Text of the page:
While marijuana use has decreased globally, usage rates are up in the United States and Canada, according to a new United Nations report.
The U.S., Canada, Nigeria and Australia ranked the highest with more than 10 percent of the population, 15 to 64 years of age, admitting to using the drug, the Daily Mail reports.
Even though Western Europe has a high marijuana use, it did not place in the top group. Ecuador, Paraguay, Turkey and Romania had the lowest usage rates.
Despite most of America’s marijuana coming from Mexico, that country’s consumption of the drug was surprisingly low.
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The report says that while cannabis herb, “marijuana,” is cultivated and produced in almost every country worldwide, the production of cannabis resin, “hashish,” is confined to a few countries in North Africa, the Middle East and Southwest Asia. It is difficult to estimate the global levels of cannabis cultivation and production because it is so widespread and ranges from personal cultivation to large-scale farm and indoor warehouse operations.
The U.N. says the reason marijuana usage is high in America is due to “the lower perceived risk of cannabis use.”
“[But] at the same time, more people using cannabis are seeking treatment each year,” the report adds.
The U.N. points out “a risk of heavy dependence, lung problems, memory impairment, psychosocial development problems and mental health problems, and poorer cognitive performance associated with early initiation and persistent use between the early teenage years and adulthood.”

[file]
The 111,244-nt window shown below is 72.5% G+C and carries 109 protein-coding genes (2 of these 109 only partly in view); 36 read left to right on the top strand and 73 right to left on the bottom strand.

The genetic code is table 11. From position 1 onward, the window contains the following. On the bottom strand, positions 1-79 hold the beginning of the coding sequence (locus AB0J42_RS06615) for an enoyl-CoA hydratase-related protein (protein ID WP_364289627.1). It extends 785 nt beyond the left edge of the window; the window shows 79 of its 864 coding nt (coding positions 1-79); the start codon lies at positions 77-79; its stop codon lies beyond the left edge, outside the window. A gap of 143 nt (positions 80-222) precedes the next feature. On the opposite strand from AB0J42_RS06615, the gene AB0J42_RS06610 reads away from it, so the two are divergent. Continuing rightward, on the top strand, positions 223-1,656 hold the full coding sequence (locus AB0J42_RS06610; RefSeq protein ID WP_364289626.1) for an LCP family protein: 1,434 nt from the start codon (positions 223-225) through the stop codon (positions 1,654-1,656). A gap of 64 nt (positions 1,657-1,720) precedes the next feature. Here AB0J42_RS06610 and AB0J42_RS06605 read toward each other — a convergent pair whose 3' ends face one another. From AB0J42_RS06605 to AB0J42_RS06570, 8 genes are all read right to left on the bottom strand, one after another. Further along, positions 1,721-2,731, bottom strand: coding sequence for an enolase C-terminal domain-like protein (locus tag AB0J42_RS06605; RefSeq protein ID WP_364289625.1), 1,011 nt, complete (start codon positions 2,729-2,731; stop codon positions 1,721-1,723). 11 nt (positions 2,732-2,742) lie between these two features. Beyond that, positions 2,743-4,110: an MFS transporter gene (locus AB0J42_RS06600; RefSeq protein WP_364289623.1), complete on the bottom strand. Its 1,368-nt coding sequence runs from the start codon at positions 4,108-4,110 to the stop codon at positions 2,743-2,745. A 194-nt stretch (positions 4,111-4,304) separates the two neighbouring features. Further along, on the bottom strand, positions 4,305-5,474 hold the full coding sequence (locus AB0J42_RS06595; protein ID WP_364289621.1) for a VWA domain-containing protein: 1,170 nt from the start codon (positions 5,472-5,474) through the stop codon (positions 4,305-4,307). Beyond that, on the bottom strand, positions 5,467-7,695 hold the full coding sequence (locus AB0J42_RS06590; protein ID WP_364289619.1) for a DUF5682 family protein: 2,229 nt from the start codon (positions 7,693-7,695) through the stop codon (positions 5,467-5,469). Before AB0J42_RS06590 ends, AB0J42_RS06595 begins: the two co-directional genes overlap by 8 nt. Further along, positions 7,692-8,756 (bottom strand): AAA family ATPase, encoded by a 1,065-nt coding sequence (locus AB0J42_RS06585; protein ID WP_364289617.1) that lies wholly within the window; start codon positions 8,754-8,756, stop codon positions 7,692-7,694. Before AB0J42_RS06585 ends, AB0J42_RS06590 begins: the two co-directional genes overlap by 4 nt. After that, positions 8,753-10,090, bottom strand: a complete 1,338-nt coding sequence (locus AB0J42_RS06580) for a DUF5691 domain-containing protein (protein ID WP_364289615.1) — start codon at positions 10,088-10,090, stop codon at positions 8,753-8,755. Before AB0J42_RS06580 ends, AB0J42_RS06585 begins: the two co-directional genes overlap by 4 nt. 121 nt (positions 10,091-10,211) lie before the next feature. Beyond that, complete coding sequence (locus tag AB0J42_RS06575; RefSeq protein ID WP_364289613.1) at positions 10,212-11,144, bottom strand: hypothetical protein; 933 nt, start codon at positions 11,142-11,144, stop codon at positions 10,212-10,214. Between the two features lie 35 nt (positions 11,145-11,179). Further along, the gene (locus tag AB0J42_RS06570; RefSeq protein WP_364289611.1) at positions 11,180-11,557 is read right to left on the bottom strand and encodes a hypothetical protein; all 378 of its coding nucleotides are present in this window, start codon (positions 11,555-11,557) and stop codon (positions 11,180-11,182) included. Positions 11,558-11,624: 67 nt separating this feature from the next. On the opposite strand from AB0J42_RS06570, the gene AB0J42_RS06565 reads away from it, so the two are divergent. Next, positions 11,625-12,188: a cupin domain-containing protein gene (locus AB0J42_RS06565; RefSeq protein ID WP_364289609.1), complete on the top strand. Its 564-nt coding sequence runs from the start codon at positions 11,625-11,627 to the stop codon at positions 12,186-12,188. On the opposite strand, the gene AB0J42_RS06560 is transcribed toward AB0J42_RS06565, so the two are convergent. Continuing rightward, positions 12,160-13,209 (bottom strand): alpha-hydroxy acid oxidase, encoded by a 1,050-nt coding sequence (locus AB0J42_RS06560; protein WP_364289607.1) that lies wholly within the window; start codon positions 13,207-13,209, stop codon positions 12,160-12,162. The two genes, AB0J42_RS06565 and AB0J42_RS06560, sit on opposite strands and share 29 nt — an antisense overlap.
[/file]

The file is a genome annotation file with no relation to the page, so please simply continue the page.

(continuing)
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Although this is a 2014 report, Medical Daily notes that data from many of the countries is older than 2008, which is indicated by black dots on the map below. A gray color indicates many countries in Africa and Asia did not offer information.
The U.N. also said the use of marijuana could have a negative impact on America if its legalization continues increasing in popularity.
“In addition to the impact on health, criminal justice and the economy, a series of other effects such as consequences related to security, health care, family problems, low performance, absenteeism, car and workplace accidents, and insurance could create significant costs for the state,” according to the drug report. “It is also important to note that legalization does not eliminate trafficking in that drug. Although decriminalized, its use and personal possession will be restricted by age. Therefore, the gaps that traffickers can exploit, although reduced, will remain.”
NCSL.org notes that a total of 23 states and the District of Columbia now allow for the medical use of marijuana and for recreational adult use in Colorado and Washington.